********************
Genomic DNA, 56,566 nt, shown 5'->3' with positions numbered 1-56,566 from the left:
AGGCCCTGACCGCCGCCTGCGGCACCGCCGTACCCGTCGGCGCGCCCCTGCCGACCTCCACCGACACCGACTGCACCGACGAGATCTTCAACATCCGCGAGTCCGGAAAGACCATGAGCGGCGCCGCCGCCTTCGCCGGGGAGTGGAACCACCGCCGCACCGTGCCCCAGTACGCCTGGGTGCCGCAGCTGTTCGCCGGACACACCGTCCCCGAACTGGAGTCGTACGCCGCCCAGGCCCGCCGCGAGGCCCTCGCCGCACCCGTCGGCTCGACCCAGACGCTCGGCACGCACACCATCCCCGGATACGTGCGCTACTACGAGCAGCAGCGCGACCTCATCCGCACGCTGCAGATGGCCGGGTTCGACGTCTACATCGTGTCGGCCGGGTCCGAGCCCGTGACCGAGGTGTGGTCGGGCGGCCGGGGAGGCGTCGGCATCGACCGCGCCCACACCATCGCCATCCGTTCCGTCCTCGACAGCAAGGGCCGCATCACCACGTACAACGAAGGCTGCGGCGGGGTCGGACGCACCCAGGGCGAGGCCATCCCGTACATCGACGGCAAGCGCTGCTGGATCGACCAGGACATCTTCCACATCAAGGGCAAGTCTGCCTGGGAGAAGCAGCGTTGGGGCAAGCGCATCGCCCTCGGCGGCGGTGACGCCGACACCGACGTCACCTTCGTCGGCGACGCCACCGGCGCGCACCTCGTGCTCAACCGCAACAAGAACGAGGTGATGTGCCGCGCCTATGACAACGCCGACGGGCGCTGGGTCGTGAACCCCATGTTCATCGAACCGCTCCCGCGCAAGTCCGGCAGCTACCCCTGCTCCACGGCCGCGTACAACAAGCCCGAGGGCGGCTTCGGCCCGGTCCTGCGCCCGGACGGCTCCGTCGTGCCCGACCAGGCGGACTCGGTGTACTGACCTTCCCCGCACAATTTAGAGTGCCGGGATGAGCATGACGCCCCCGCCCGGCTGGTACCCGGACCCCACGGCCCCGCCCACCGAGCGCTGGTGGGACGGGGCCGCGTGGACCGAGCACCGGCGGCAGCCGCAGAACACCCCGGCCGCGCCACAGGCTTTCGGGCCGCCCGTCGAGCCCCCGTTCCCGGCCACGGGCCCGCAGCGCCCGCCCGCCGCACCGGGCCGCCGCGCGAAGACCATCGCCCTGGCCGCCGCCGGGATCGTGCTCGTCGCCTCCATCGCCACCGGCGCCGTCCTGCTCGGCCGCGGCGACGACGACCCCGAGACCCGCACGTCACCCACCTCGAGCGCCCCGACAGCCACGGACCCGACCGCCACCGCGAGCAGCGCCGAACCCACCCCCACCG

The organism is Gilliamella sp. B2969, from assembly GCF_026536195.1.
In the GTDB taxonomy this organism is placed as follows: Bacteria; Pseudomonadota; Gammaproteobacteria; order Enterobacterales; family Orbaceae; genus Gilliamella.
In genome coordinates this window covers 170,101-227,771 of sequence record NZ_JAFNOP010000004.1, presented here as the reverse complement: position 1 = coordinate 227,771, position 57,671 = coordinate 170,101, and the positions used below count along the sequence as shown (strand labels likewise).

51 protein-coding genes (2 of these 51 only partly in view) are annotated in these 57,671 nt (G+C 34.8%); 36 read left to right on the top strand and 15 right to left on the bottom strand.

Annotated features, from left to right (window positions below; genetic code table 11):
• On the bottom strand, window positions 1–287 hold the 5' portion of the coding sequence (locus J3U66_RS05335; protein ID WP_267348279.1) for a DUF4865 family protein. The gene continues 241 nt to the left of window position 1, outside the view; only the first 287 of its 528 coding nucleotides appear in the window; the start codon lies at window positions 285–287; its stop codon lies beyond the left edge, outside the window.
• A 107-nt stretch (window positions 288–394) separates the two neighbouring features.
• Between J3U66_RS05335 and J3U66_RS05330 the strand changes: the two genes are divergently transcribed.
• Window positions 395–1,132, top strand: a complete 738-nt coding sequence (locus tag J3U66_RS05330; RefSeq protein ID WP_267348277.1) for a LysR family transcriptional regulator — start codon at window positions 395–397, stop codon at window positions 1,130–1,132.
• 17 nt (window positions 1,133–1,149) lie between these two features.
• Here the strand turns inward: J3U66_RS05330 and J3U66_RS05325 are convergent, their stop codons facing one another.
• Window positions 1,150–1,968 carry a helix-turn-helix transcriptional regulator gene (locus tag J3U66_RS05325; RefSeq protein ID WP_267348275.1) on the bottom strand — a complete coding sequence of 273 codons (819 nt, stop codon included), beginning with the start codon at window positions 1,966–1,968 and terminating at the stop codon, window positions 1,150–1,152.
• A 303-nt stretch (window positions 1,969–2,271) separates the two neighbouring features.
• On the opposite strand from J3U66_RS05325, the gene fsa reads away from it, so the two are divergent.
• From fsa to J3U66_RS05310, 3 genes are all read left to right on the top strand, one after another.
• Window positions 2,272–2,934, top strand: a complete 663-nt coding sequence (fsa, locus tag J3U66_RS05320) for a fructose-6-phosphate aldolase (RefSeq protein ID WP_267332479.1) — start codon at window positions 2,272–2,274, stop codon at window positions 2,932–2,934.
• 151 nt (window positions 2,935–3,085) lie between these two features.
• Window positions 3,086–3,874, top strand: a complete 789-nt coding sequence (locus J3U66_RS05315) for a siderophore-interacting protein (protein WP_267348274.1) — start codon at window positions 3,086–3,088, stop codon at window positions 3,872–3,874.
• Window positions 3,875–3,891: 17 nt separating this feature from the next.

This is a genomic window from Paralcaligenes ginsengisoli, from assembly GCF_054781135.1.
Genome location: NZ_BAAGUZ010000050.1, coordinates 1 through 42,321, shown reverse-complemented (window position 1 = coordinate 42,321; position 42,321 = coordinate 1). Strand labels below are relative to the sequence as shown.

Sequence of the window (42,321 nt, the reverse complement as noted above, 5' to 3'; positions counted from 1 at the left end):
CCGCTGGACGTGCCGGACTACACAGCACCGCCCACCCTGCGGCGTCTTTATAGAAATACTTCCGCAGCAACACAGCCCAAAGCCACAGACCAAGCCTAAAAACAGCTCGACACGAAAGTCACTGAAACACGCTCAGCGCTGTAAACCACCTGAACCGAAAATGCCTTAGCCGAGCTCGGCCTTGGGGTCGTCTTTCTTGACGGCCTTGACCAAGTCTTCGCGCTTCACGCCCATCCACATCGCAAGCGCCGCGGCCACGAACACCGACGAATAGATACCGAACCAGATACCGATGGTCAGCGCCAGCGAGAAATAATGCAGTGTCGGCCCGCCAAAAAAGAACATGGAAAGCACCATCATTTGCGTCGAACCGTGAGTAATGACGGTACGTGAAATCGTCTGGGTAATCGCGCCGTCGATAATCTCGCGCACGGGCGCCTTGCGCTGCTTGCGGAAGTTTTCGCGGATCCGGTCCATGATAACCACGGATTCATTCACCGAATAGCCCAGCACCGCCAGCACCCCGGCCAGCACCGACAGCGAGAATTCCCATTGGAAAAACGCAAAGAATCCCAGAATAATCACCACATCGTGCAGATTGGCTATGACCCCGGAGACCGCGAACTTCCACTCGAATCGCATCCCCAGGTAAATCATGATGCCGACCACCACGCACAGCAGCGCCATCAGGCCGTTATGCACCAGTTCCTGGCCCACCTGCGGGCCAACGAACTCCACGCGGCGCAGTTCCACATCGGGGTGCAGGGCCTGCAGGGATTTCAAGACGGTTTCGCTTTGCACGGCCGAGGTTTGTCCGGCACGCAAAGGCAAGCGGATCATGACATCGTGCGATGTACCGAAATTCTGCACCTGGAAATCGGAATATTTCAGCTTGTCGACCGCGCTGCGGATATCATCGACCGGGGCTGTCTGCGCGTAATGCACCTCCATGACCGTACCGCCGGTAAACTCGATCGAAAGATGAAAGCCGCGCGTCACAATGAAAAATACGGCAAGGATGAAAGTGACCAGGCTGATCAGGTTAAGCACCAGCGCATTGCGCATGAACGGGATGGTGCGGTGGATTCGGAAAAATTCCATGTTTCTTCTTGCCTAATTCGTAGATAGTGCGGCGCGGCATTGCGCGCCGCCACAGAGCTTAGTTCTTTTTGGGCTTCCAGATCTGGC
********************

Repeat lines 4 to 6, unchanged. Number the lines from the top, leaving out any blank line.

In the GTDB taxonomy this organism is placed as follows: Bacteria; Pseudomonadota; Gammaproteobacteria; order Enterobacterales; family Orbaceae; genus Gilliamella.
In genome coordinates this window covers 170,101-227,771 of sequence record NZ_JAFNOP010000004.1, presented here as the reverse complement: position 1 = coordinate 227,771, position 57,671 = coordinate 170,101, and the positions used below count along the sequence as shown (strand labels likewise).

51 protein-coding genes (2 of these 51 only partly in view) are annotated in these 57,671 nt (G+C 34.8%); 36 read left to right on the top strand and 15 right to left on the bottom strand.